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Moby Returns With A Thoughtful Vengeance

Moby recorded his latest album, <em>Wait for Me,</em> in his home studio.
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Moby recorded his latest album, Wait for Me, in his home studio.

In June 1999, Moby released the album of a lifetime: Play. Play was a surging and receding construct of techno beats and blues and gospel samples. It went platinum, not owing to radio or dance-floor exposure, but because every track was eventually recycled in soundtracks and ads. Even when it was sad, it was happy.

Moby released three worthy albums at three-year intervals in the wake of Play. But not until June 2009 did he give us anything so consistently melodic and compelling — which is not to say it's fun. The album is called Wait for Me.

Where Play concluded by decelerating into a sustained thoughtfulness, tempos are slow throughout Wait for Me. It never hints at celebration. Recording took place in Moby's home studio on New York City's Lower East Side; nine of the 16 tracks are totally instrumental. Most of the vocal parts are by friends, but that doesn't mean Moby has abandoned sampling's fascination with decayed sound. In "Pale Horses," he gave the singer a $70 microphone, then fed the recorded vocal into an old tape machine before rerecording it onto the track.

If Wait for Me establishes anything beyond its own right to stand there and be beautiful, it's that money doesn't guarantee happiness. Moby is a rich and articulate man who has had more than his share of political moments. But on this record, he's not indicting wrongdoers or translating the injustice he's seen into music. The pain he expresses lyrically and embodies sonically is his own; you wonder whether there's a death or a breakup aching underneath.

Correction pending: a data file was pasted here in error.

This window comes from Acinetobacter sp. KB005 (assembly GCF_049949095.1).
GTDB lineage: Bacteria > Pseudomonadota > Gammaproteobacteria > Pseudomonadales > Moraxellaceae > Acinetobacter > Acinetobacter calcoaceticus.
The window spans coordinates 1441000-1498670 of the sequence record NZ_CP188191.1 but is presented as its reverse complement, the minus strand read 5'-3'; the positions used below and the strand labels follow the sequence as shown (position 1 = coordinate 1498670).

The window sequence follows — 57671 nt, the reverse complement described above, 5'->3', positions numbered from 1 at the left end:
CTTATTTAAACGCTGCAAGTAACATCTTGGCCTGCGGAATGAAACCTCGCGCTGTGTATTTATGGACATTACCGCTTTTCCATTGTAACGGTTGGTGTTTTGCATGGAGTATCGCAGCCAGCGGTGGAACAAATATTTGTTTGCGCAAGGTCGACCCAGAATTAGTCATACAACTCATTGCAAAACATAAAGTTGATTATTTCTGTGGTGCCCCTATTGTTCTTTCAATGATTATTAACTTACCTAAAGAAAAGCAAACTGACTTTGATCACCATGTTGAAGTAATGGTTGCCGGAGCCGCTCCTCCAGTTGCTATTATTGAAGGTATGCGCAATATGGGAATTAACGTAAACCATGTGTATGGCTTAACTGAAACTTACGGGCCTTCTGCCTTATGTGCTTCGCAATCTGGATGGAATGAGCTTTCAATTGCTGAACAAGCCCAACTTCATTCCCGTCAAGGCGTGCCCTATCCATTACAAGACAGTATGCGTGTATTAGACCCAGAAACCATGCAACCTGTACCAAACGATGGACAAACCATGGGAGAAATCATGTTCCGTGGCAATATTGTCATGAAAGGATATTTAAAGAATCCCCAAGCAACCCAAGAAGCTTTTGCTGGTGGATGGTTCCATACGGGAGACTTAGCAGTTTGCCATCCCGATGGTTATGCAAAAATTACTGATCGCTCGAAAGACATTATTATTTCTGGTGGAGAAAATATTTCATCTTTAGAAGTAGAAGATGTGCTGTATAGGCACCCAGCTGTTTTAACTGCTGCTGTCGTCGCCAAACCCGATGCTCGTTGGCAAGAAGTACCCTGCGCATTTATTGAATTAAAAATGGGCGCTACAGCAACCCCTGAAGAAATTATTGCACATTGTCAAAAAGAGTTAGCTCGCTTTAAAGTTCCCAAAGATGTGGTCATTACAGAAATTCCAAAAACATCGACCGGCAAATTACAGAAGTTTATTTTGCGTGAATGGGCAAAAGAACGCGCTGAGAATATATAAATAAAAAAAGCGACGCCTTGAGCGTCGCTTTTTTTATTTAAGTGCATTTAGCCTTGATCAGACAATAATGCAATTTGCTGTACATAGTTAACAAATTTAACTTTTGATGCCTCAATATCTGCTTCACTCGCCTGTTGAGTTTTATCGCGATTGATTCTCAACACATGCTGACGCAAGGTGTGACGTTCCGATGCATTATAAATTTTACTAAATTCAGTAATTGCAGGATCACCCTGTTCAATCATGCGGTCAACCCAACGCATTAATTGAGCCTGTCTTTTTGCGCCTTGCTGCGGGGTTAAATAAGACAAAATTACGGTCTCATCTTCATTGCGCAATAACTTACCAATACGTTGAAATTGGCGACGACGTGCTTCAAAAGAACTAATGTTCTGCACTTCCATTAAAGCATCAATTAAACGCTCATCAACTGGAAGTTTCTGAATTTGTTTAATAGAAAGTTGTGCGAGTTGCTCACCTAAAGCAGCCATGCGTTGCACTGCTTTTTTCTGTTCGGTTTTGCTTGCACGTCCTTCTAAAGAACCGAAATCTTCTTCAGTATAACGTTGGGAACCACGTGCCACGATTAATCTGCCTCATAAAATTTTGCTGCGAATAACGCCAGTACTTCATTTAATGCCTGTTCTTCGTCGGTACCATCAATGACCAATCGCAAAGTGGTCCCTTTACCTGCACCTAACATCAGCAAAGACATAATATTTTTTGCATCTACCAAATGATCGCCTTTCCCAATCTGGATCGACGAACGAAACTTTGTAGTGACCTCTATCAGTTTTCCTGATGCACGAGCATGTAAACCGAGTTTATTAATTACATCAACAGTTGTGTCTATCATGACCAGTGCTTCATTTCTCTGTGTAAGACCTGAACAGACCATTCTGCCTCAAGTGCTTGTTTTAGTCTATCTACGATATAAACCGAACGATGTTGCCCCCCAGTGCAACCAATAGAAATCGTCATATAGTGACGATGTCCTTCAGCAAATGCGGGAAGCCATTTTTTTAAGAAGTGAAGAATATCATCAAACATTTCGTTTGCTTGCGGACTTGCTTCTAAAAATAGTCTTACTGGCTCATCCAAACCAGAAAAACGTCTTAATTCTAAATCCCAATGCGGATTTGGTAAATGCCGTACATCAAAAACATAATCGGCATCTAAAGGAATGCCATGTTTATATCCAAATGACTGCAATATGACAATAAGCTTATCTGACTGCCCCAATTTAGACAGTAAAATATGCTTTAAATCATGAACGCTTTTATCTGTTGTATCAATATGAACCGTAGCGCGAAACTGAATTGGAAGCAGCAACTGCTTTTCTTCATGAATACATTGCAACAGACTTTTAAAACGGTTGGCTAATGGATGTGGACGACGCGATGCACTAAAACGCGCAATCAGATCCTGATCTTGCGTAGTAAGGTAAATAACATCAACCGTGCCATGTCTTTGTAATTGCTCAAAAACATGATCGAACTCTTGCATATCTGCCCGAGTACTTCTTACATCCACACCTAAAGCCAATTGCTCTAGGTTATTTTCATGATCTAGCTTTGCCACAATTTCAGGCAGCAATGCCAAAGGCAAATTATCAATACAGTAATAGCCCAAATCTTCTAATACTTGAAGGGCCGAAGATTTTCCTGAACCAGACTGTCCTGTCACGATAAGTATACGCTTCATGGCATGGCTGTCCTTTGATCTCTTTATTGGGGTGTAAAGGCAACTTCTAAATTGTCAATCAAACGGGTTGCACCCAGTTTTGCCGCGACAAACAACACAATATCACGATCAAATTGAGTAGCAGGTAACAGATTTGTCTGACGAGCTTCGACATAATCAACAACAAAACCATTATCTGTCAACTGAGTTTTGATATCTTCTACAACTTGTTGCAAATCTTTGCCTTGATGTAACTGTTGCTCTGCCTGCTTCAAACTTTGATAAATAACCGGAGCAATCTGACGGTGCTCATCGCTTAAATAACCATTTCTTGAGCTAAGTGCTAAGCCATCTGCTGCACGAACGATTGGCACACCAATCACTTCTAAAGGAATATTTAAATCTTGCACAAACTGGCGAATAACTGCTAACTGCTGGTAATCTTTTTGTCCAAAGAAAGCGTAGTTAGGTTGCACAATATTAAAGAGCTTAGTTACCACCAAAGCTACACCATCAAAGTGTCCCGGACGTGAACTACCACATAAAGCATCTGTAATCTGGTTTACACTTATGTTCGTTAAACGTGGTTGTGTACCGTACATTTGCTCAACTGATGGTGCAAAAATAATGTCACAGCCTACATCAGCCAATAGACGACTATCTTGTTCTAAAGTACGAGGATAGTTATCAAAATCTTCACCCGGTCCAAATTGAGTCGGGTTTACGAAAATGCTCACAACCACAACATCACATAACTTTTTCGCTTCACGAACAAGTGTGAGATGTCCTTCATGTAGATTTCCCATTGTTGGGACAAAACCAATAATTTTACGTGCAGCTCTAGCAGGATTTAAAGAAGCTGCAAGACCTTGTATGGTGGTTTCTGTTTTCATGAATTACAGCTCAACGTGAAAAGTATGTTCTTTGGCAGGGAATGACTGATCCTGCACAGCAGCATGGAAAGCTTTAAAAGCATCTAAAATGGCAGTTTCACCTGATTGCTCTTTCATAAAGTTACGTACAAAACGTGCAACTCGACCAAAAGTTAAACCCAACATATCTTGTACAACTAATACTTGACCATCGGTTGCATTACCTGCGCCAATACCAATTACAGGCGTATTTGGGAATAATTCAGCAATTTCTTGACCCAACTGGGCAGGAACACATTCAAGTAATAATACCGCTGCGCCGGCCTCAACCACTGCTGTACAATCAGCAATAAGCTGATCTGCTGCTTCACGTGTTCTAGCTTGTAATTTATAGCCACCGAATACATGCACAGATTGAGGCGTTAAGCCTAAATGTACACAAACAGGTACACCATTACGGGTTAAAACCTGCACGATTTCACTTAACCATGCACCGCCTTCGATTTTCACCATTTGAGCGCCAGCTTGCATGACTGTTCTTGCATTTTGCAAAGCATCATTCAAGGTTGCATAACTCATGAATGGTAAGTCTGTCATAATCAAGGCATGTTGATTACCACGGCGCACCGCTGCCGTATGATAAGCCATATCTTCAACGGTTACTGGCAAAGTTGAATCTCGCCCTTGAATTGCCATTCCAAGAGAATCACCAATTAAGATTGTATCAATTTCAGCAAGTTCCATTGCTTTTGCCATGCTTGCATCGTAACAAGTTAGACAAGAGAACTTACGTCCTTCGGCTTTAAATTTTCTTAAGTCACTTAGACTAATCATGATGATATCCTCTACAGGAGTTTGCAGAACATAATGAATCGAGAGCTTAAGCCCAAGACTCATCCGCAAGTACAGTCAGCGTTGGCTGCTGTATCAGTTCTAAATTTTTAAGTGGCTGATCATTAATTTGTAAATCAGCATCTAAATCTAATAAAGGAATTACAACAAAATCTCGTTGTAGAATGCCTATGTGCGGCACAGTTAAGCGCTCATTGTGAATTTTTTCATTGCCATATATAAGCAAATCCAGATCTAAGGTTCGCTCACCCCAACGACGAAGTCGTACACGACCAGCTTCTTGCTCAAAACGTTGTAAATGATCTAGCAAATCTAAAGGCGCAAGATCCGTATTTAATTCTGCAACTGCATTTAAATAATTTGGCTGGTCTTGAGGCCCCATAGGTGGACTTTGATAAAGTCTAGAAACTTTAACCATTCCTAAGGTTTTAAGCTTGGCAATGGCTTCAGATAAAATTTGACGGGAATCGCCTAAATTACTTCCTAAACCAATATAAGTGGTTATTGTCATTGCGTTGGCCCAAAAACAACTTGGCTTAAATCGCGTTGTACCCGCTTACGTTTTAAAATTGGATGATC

But there's grandeur and dignity and calm acceptance in this music, too — a sense of spiritual accomplishment, even transcendence. The techno discos where Moby launched his career made a big deal of the chillout room, where dancers could collect themselves in the aftermath of Ecstasy. But most of the music designed for those spaces felt empty compared with Wait for Me. Moby describes the final track, "Isolate," as "Nick Drake with a drum machine and no vocals." Chill.

Listen to Wait for Me in its entirety by clicking here.

Copyright 2022 NPR. To see more, visit https://www.npr.org.

Robert Christgau contributes regular music reviews to All Things Considered.